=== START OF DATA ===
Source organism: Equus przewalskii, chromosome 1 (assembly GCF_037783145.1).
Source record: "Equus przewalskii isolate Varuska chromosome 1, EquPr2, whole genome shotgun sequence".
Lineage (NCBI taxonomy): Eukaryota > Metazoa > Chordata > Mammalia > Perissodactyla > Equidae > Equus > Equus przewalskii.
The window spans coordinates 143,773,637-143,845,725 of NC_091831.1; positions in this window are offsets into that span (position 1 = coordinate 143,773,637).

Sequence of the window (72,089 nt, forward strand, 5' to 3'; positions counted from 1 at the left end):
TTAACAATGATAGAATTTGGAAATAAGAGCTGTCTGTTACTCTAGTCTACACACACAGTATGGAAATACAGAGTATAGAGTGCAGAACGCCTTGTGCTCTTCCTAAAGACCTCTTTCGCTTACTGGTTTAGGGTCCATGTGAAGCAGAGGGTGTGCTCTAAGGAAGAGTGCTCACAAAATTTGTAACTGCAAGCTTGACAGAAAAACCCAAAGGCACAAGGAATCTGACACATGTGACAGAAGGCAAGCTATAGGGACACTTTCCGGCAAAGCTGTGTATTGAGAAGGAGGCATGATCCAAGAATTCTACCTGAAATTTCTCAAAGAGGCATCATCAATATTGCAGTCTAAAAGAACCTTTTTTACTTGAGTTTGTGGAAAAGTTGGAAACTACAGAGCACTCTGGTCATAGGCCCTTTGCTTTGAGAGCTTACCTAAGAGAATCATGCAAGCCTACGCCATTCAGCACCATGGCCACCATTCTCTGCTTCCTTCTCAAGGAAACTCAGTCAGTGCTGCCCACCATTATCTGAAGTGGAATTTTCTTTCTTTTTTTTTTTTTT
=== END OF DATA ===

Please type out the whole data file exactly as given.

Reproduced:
Source organism: Equus przewalskii, chromosome 1 (assembly GCF_037783145.1).
Source record: "Equus przewalskii isolate Varuska chromosome 1, EquPr2, whole genome shotgun sequence".
Lineage (NCBI taxonomy): Eukaryota > Metazoa > Chordata > Mammalia > Perissodactyla > Equidae > Equus > Equus przewalskii.
The window spans coordinates 143,773,637-143,845,725 of NC_091831.1; positions in this window are offsets into that span (position 1 = coordinate 143,773,637).

Sequence of the window (72,089 nt, forward strand, 5' to 3'; positions counted from 1 at the left end):
TTAACAATGATAGAATTTGGAAATAAGAGCTGTCTGTTACTCTAGTCTACACACACAGTATGGAAATACAGAGTATAGAGTGCAGAACGCCTTGTGCTCTTCCTAAAGACCTCTTTCGCTTACTGGTTTAGGGTCCATGTGAAGCAGAGGGTGTGCTCTAAGGAAGAGTGCTCACAAAATTTGTAACTGCAAGCTTGACAGAAAAACCCAAAGGCACAAGGAATCTGACACATGTGACAGAAGGCAAGCTATAGGGACACTTTCCGGCAAAGCTGTGTATTGAGAAGGAGGCATGATCCAAGAATTCTACCTGAAATTTCTCAAAGAGGCATCATCAATATTGCAGTCTAAAAGAACCTTTTTTACTTGAGTTTGTGGAAAAGTTGGAAACTACAGAGCACTCTGGTCATAGGCCCTTTGCTTTGAGAGCTTACCTAAGAGAATCATGCAAGCCTACGCCATTCAGCACCATGGCCACCATTCTCTGCTTCCTTCTCAAGGAAACTCAGTCAGTGCTGCCCACCATTATCTGAAGTGGAATTTTCTTTCTTTTTTTTTTTTTT